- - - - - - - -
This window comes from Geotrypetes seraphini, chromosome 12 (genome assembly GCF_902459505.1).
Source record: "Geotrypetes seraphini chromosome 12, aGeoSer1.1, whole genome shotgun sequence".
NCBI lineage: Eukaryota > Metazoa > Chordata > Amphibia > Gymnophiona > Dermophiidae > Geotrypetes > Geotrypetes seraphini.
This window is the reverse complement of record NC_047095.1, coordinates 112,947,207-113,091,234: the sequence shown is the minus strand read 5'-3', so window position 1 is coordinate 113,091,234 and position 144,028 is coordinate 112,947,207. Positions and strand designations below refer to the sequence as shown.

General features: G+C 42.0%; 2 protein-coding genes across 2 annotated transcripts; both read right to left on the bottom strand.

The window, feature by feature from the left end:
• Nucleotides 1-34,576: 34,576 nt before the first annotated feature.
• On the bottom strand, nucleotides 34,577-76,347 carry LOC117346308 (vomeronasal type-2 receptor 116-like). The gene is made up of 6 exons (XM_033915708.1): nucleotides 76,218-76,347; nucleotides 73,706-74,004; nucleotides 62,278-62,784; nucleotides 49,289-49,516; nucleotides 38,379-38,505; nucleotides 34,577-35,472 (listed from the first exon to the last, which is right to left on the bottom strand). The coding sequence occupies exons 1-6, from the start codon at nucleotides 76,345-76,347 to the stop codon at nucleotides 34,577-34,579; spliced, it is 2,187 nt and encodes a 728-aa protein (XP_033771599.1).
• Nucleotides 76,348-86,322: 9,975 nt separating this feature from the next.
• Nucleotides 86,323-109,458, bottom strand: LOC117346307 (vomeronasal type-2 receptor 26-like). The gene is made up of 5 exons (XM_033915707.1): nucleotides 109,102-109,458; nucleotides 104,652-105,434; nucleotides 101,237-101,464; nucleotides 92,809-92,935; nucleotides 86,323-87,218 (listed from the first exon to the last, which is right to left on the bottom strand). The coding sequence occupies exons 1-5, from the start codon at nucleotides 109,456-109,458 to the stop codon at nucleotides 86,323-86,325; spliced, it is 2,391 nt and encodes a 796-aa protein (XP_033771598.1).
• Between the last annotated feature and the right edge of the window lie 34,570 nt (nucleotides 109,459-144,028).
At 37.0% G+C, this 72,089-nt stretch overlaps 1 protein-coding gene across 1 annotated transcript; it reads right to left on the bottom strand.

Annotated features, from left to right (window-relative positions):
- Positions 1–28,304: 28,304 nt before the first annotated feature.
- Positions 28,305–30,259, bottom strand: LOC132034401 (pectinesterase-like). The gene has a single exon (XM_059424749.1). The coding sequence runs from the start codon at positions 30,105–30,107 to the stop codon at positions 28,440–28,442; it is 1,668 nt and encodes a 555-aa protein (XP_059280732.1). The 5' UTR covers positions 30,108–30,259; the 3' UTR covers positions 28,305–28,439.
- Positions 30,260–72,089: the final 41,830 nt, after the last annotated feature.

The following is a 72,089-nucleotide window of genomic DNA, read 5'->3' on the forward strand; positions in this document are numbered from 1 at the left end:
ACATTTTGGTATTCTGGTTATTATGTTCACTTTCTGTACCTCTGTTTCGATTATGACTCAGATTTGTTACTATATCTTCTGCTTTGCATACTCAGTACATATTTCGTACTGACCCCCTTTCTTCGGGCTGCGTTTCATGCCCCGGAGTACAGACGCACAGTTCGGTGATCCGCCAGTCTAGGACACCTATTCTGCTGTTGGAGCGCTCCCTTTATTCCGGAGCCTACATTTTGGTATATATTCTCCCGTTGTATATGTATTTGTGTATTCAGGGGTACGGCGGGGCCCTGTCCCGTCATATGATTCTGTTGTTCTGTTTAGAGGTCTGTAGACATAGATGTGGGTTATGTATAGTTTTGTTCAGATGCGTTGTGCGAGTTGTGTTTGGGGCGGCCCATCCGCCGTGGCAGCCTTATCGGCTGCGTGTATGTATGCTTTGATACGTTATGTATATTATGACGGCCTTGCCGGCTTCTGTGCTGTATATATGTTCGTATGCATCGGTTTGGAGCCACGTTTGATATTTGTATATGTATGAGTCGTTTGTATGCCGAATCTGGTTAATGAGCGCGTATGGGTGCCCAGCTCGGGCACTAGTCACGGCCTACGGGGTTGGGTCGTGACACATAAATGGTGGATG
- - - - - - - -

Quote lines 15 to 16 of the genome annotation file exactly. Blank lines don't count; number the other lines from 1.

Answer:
- Positions 28,305–30,259, bottom strand: LOC132034401 (pectinesterase-like). The gene has a single exon (XM_059424749.1). The coding sequence runs from the start codon at positions 30,105–30,107 to the stop codon at positions 28,440–28,442; it is 1,668 nt and encodes a 555-aa protein (XP_059280732.1). The 5' UTR covers positions 30,108–30,259; the 3' UTR covers positions 28,305–28,439.
- Positions 30,260–72,089: the final 41,830 nt, after the last annotated feature.